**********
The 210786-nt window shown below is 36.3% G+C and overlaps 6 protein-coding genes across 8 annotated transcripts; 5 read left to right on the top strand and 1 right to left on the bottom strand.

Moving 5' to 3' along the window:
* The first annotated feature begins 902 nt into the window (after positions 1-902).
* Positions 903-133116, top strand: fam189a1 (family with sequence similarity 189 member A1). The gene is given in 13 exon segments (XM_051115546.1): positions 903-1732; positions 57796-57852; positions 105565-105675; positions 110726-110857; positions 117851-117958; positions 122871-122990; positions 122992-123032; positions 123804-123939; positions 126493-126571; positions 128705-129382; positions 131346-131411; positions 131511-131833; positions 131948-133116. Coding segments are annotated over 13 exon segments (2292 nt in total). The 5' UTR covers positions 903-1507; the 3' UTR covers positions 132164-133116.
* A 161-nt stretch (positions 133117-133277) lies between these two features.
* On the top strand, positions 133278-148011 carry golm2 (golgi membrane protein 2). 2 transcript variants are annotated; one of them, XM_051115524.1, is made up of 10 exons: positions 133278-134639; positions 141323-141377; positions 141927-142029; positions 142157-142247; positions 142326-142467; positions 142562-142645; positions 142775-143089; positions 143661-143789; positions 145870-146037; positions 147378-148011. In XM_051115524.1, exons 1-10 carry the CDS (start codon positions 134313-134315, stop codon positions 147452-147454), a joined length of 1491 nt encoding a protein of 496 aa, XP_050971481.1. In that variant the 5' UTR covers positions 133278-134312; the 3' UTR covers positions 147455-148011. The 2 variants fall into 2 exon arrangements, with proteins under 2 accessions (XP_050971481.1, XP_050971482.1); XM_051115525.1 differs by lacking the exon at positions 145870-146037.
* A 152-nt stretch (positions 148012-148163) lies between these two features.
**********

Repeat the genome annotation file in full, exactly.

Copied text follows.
The 210786-nt window shown below is 36.3% G+C and overlaps 6 protein-coding genes across 8 annotated transcripts; 5 read left to right on the top strand and 1 right to left on the bottom strand.

Moving 5' to 3' along the window:
* The first annotated feature begins 902 nt into the window (after positions 1-902).
* Positions 903-133116, top strand: fam189a1 (family with sequence similarity 189 member A1). The gene is given in 13 exon segments (XM_051115546.1): positions 903-1732; positions 57796-57852; positions 105565-105675; positions 110726-110857; positions 117851-117958; positions 122871-122990; positions 122992-123032; positions 123804-123939; positions 126493-126571; positions 128705-129382; positions 131346-131411; positions 131511-131833; positions 131948-133116. Coding segments are annotated over 13 exon segments (2292 nt in total). The 5' UTR covers positions 903-1507; the 3' UTR covers positions 132164-133116.
* A 161-nt stretch (positions 133117-133277) lies between these two features.
* On the top strand, positions 133278-148011 carry golm2 (golgi membrane protein 2). 2 transcript variants are annotated; one of them, XM_051115524.1, is made up of 10 exons: positions 133278-134639; positions 141323-141377; positions 141927-142029; positions 142157-142247; positions 142326-142467; positions 142562-142645; positions 142775-143089; positions 143661-143789; positions 145870-146037; positions 147378-148011. In XM_051115524.1, exons 1-10 carry the CDS (start codon positions 134313-134315, stop codon positions 147452-147454), a joined length of 1491 nt encoding a protein of 496 aa, XP_050971481.1. In that variant the 5' UTR covers positions 133278-134312; the 3' UTR covers positions 147455-148011. The 2 variants fall into 2 exon arrangements, with proteins under 2 accessions (XP_050971481.1, XP_050971482.1); XM_051115525.1 differs by lacking the exon at positions 145870-146037.
* A 152-nt stretch (positions 148012-148163) lies between these two features.